Living Deeply: The Art and Science of Transformation
Research: Transformation Interview Study
The Transformation Interview Study
Inspired – and still filled with more questions than answers – we decided to probe the topic of transformation more deeply, and with greater scientific rigor. Beginning in 2001, the three of us came together and began the next phase of the research process. Driven by the desire to unpack what happens when someone transforms, we invited nearly sixty world-renowned scholars, teachers, and practitioners of transformative practices to participate in detailed research interviews. We talked in depth with swamis, rabbis, priests, roshis, sufis, monks, psychologists, physicists, anthropologists, consciousness researchers, futurists, activists, dancers, artists, shamans, and even a Wiccan priestess.
Throughout our research, we sought patterns that spanned diverse practices, traditions, cultures, and worldviews. Our sample included both practitioners of ancient traditions and practitioners of modern transformative movements, and represents a cross-section of the emerging diversity in American society in religious and spiritual practices. We've sought to describe the terrain of transformation, over which many have traveled diverse and intersecting paths.
Without being able to travel the entirety of this vast terrain ourselves, we nevertheless learned much about it by talking to explorers who have spent their lives traveling its regions and communicating what they've found to others. Our overarching goals were to explore the phenomenon of consciousness transformation and learn more about the various transformative paths that lead to beneficial outcomes for self and community. The following traditions were represented in our detailed interview study:
Our Interview Respondents
Our respondents can be divided into three overlapping subgroups: religious or spiritual teachers; scholars of religious, spiritual, and consciousness transformation; and communicators/representatives (e.g., speakers, authors) of a transformative philosophy. We focused primarily on Western teachers; thus, for example, traditions discussed here that derive from Asian religions are modern Western interpretations of those traditions. Our sample includes representatives of the modern spiritual renaissance sparked by the surge of Eastern, Western, esoteric, and indigenous traditions in America in the latter half of the twentieth century. The common thread which connects our respondents is their focus on the experiences, practices, and processes by which people cultivate positive transformations.
From 2002 to 2007, we engaged in a painstakingly rigorous, multiyear data-analysis process to find commonalities among widely varying traditions and incredibly diverse stories. We conducted in-depth semi-structured interviews with fifty of our fifty-seven respondents, asking each to respond to twenty questions about the transformative process. For the remaining seven respondents, we carefully tailored our questions to flesh out areas that needed further clarity or elaboration. Our questions were developed to better understand how people define transformation, what sets the stage for transformation, and what happens as a result of a transformative experience. We asked our diverse study population about the practices or activities they believed could cultivate transformation, and how these experiences could be translated into lasting shifts in worldview or way of being. We sought to understand what milestones or stages exist along the path of transformation, what factors invite or inhibit the integration of transformative experiences into everyday life, and what observable outcomes there are from such experiences and practices.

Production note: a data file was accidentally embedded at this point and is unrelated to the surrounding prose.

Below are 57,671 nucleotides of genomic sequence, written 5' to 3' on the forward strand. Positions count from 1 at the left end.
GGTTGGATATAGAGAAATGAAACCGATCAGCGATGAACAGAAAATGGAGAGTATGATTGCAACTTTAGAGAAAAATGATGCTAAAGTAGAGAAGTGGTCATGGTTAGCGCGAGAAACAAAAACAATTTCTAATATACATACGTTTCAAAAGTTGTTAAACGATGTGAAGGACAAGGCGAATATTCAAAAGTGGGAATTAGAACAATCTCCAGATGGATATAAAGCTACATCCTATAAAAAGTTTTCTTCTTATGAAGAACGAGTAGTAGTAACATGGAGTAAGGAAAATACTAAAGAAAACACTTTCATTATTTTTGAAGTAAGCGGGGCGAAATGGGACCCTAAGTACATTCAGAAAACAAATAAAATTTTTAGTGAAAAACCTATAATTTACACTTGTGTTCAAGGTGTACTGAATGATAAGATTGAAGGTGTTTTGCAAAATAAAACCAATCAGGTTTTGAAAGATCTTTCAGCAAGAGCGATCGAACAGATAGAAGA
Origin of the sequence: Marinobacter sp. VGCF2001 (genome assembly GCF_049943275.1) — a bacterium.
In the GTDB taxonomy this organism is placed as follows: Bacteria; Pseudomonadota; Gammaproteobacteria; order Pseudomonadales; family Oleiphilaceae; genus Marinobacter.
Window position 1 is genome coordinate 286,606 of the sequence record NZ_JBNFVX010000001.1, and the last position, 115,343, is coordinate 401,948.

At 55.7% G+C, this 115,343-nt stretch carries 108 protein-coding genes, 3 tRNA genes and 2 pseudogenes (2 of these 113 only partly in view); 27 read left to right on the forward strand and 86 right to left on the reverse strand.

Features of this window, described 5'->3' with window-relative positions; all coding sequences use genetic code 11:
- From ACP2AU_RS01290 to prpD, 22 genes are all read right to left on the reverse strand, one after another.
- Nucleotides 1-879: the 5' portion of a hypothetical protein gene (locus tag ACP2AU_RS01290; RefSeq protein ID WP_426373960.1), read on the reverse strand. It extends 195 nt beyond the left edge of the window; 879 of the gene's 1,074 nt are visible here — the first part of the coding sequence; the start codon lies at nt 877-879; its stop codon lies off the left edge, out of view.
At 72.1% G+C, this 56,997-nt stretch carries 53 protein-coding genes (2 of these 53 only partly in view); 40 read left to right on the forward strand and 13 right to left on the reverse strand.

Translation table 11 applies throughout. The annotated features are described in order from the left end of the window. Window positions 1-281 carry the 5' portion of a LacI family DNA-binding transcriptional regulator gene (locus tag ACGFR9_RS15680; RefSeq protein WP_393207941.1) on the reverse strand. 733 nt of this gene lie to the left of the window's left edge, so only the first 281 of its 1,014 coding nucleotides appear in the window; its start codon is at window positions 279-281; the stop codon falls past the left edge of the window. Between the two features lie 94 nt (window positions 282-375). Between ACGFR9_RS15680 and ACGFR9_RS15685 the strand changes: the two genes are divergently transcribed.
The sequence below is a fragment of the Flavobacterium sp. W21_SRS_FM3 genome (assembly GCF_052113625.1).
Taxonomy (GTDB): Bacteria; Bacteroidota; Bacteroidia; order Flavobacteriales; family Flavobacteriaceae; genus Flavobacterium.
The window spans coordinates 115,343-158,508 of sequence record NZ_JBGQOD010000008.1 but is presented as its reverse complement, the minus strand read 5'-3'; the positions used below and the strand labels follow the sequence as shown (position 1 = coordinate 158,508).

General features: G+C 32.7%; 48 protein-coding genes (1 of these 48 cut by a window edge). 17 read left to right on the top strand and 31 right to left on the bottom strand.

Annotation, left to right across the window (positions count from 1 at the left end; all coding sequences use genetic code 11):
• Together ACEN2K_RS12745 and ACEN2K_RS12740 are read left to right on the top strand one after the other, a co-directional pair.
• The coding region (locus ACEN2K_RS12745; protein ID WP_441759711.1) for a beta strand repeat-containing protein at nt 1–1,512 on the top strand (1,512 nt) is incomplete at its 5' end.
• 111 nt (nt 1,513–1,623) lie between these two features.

The interviews were conducted with great care. As interviewers, we instructed our respondents to limit their responses to actually observed phenomena and outcomes as opposed to ideals or potentials. Interviews were typically conducted by two of us: one as the active interviewer, the other as witness and notetaker. Next, we embarked on an intensive qualitative analysis process. To do this, we developed a standardized qualitative coding scheme. Coders were instructed to categorize each chunk of information or complete thought, into one or more of twenty categories. For example, the response, “Through prayer, I have found a sense of peace that stays with me even in times of stress” would be coded into two categories: types of religious/spiritual/transformative practice (referring to prayer), and outcomes/results of transformative practice (referring to the sense of peace that stays with the respondent). Each interview was coded by two trained interns and then entered into a database. Using the resulting body of data, we began to search for themes within each code. For example, code 3 – qualities, outcomes, benefits, results of transformation[AJ2] – yielded a list of 1683 responses across all of the interviews.To analyze this dataset we collapsed similar responses (based on keywords and conceptually similar ideas) into themes that reflected the most common responses across traditions. Themes were assessed for commonality by examining the breadth and frequency of responses comprising each theme across the interviews. Over 16,000 responses were entered into the database, and analysis of this dataset continues. Our team of researchers, interns, and volunteers have spent hundreds of hours analyzing thousands of lines of data. Thanks to these efforts, we've gained important insights that have enabled us to construct a compelling model of transformation that transcends doctrine and goes beyond religion or spirituality. The themes we identified through this analysis led to the basis for the chapters of this book. Our model of transformation is presented in the conclusion (chapter 8).